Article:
Why we’re dragging our heels in the fight to repair rather than dump

Leanne Wiseman, Griffith University and John Gertsakis, University of Technology Sydney

When you buy a product, you expect to be able to repair it. The problem is, many modern products are designed so that you can’t fix them. Vital parts are inaccessible. Or you have to go through the manufacturer, which may well just give you a new one. The end result: millions of expensive products, from cars to phones to appliances, end up in the rubbish tip. At the most extreme, manufacturers actively prevent you from repairing their products at the local mechanics.

You can see why some manufacturers prefer the world to work like this. If you can’t repair your washing machine, you have to buy a new one. But it’s a hidden cost to all of us – and a huge source of avoidable waste.

That’s why many countries and jurisdictions are introducing laws enshrining your right to repair products. Last month, the EU passed a ‘right to repair’ policy. In the United States, 26 states have proposed laws.

But Australia is dragging its heels.

So what’s the hold-up?

In July 2021, Australia passed its first right to repair laws, a mandated data-sharing scheme to make it possible for independent mechanics to get access to diagnostic information. This was a good start, but limited to one sector.

The Productivity Commission assessed the case for a broader right to repair almost two years ago and released its final report in late 2021.

Here, it pointed to the opportunity to give independent repairers greater access to repair supplies, and increase competition for repair services, without compromising public safety or discouraging innovation.

Mechanics repairing modern cars often need to access diagnostic data – and that means manufacturers have to share it.

In October last year, the new environment minister Tanya Plibersek and state environment ministers put out a joint commitment, calling for Australia to recognise the scale and urgency of environmental challenges and design out waste and pollution, keep materials in use and foster markets to achieve a circular economy by 2030.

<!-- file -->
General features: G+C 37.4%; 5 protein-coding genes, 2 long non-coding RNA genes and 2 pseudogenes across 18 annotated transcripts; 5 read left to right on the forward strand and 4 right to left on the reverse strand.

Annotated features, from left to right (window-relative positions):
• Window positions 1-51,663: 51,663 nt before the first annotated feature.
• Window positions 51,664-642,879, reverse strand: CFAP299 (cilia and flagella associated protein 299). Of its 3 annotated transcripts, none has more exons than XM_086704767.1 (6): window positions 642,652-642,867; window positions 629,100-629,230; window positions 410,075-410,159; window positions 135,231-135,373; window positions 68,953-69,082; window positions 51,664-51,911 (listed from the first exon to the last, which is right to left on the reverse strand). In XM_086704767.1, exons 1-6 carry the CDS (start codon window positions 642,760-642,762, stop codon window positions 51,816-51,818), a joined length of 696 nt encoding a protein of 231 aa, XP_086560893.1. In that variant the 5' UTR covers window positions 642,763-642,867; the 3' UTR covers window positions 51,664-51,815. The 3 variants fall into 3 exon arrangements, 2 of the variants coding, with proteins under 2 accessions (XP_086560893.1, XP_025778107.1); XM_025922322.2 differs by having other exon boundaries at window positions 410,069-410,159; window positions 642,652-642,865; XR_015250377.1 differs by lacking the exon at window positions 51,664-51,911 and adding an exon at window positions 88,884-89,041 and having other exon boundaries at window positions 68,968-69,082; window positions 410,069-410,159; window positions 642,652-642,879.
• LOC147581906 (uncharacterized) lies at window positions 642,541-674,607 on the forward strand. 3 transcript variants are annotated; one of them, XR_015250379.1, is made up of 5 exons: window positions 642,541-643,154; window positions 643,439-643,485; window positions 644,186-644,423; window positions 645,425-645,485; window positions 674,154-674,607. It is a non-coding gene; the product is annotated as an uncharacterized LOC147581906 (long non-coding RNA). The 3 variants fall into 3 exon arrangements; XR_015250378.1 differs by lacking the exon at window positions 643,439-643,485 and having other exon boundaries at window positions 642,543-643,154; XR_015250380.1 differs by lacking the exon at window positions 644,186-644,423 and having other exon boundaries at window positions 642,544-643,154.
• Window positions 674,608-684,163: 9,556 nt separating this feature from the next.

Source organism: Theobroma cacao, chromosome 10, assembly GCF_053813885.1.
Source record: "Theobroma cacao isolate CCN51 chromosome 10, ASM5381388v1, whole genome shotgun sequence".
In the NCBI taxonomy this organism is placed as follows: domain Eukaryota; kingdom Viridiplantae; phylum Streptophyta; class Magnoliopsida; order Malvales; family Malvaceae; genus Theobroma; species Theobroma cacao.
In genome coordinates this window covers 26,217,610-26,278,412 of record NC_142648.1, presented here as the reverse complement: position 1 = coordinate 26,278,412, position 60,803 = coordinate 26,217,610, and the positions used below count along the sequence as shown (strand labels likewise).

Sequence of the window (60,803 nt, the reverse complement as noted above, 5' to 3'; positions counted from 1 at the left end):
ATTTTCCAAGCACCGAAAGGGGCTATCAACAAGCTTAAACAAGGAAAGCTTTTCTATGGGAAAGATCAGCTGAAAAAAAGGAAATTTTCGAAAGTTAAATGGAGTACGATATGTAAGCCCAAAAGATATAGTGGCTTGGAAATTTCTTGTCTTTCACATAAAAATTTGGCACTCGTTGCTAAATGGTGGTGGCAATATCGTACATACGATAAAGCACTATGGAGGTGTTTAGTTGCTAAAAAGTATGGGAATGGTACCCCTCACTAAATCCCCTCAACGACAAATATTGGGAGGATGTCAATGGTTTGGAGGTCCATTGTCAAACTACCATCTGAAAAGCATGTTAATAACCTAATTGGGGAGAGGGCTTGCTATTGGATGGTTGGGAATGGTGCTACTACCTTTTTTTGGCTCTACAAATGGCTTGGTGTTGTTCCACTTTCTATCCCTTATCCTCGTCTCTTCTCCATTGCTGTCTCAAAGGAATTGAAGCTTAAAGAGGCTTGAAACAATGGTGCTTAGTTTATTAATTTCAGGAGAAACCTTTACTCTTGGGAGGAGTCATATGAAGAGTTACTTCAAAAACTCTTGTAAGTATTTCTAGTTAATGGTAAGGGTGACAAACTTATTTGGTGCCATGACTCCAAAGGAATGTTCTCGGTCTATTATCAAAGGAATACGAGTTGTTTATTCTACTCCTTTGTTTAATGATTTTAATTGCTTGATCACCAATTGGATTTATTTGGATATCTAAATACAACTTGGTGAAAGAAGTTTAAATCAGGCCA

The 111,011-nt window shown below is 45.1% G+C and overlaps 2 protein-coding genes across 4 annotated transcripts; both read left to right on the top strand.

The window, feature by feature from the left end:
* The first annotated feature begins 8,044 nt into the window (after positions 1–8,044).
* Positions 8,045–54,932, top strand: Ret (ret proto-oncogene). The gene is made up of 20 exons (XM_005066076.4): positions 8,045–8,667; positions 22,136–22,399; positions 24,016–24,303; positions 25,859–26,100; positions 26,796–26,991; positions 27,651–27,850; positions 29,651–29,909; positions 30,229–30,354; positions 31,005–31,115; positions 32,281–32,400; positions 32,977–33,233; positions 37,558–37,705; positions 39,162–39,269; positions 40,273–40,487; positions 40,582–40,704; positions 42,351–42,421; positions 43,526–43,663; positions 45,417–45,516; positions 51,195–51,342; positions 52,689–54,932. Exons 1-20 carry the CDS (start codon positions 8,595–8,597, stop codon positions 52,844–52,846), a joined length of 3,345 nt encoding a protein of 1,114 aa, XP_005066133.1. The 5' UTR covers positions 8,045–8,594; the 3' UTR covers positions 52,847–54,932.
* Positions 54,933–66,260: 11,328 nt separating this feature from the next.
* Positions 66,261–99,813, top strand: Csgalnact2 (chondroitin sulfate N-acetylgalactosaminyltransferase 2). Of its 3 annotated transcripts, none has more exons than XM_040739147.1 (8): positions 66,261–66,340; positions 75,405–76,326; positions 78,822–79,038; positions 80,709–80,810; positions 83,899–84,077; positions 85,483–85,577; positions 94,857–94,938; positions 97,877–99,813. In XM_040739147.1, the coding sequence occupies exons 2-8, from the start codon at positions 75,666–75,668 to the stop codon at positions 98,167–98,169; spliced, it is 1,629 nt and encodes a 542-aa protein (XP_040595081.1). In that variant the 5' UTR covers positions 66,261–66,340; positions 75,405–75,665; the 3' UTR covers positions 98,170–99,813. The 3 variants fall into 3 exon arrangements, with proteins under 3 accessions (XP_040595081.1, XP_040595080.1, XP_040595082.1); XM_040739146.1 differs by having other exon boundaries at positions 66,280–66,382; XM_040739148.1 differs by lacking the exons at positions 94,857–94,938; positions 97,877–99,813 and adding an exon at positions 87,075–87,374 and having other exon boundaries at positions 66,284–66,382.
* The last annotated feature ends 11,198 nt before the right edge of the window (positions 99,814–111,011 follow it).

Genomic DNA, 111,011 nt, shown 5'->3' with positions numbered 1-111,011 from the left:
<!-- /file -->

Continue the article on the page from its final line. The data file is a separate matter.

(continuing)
A circular economy would mean effectively ending waste. Instead, waste streams are turned back into useful products. Many other countries are working to cut waste to a minimum.

The design of products is also a vital way to reduce waste going to landfill or, worse, the oceans. Redesigning products to make them repairable will prolong their useful life, value and functionality.

Labor has made positive sounds. But we are yet to see the promised action.

What are other countries doing?


America’s proposed right to repair laws vary by state in terms of what industries they cover. They range from the first ever right to repair agricultural equipment in Colorado through to all-encompassing consumer-focused laws.

Less than a month ago, the European Union passed a right to repair policy aimed at making it easier to access repairs for appliances and electrical goods. EU justice commissioner Didier Reynders estimated the laws would save consumers A$288 billion over the next 15 years. But consumer advocates say the laws don’t go far enough.

Canada is looking to reform its copyright act to introduce a consumer right to repair electronics, home appliances and farming equipment.

India, too, is exploring right to repair laws.

Why have these laws taken so long?

The main reason? Is it just government inaction or opposition by industry?

There is a long and predictable list of opponents to right to repair laws.

By and large, opposition comes from the manufacturers who see these laws as a hit to their bottom line.

Companies often deny there are any obstacles to repairing their products. Or they cite concerns over intellectual property, safety, security or environmental grounds.

But underlying all these arguments is a simpler reason: companies would make less money if consumers repaired rather than bought a new product, and less money again if they lose their hold on who can repair specific products.

broken tractor
Fixing your tractor often isn’t as easy as it should be.

At present, companies win and consumers lose. When companies can direct you to only use an authorised repair outlet, there’s no risk of competition driving down the cost of repairs.

Manufacturers often respond with industry-led, voluntary initiatives such as the recent agreement between tractor giant John Deere and lobby group American Farm Bureau.